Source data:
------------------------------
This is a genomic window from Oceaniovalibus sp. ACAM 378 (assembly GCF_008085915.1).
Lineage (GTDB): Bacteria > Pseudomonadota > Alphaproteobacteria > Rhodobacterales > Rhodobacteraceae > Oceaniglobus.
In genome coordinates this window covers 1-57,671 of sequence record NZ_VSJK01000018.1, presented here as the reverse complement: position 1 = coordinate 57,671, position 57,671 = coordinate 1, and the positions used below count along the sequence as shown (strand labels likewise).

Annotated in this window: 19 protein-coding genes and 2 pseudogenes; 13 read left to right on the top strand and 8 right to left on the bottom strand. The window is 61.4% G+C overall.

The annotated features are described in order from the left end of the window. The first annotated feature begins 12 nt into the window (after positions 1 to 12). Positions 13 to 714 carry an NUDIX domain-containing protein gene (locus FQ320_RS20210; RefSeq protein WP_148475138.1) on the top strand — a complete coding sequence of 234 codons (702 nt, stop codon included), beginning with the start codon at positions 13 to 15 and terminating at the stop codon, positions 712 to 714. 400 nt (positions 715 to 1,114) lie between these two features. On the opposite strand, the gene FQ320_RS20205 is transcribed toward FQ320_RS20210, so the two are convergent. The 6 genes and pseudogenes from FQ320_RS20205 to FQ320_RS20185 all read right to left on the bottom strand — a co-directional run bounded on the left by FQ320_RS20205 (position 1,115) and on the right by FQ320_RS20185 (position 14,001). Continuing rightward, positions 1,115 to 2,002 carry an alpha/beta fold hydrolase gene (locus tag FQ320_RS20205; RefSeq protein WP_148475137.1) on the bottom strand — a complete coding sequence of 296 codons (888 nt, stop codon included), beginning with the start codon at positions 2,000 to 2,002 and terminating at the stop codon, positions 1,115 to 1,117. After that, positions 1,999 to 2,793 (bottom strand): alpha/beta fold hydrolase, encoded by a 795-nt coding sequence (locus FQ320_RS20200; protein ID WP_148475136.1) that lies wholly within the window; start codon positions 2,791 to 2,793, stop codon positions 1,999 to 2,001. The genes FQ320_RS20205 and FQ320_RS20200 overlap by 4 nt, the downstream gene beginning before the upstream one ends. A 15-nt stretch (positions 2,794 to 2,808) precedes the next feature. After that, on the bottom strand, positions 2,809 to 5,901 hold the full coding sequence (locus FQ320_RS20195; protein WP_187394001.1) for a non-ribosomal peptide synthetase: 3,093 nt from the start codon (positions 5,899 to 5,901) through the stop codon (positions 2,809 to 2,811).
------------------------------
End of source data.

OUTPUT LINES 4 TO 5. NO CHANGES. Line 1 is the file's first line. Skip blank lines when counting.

Annotated in this window: 19 protein-coding genes and 2 pseudogenes; 13 read left to right on the top strand and 8 right to left on the bottom strand. The window is 61.4% G+C overall.

The annotated features are described in order from the left end of the window. The first annotated feature begins 12 nt into the window (after positions 1 to 12). Positions 13 to 714 carry an NUDIX domain-containing protein gene (locus FQ320_RS20210; RefSeq protein WP_148475138.1) on the top strand — a complete coding sequence of 234 codons (702 nt, stop codon included), beginning with the start codon at positions 13 to 15 and terminating at the stop codon, positions 712 to 714. 400 nt (positions 715 to 1,114) lie between these two features. On the opposite strand, the gene FQ320_RS20205 is transcribed toward FQ320_RS20210, so the two are convergent. The 6 genes and pseudogenes from FQ320_RS20205 to FQ320_RS20185 all read right to left on the bottom strand — a co-directional run bounded on the left by FQ320_RS20205 (position 1,115) and on the right by FQ320_RS20185 (position 14,001). Continuing rightward, positions 1,115 to 2,002 carry an alpha/beta fold hydrolase gene (locus tag FQ320_RS20205; RefSeq protein WP_148475137.1) on the bottom strand — a complete coding sequence of 296 codons (888 nt, stop codon included), beginning with the start codon at positions 2,000 to 2,002 and terminating at the stop codon, positions 1,115 to 1,117. After that, positions 1,999 to 2,793 (bottom strand): alpha/beta fold hydrolase, encoded by a 795-nt coding sequence (locus FQ320_RS20200; protein ID WP_148475136.1) that lies wholly within the window; start codon positions 2,791 to 2,793, stop codon positions 1,999 to 2,001. The genes FQ320_RS20205 and FQ320_RS20200 overlap by 4 nt, the downstream gene beginning before the upstream one ends. A 15-nt stretch (positions 2,794 to 2,808) precedes the next feature. After that, on the bottom strand, positions 2,809 to 5,901 hold the full coding sequence (locus FQ320_RS20195; protein WP_187394001.1) for a non-ribosomal peptide synthetase: 3,093 nt from the start codon (positions 5,899 to 5,901) through the stop codon (positions 2,809 to 2,811).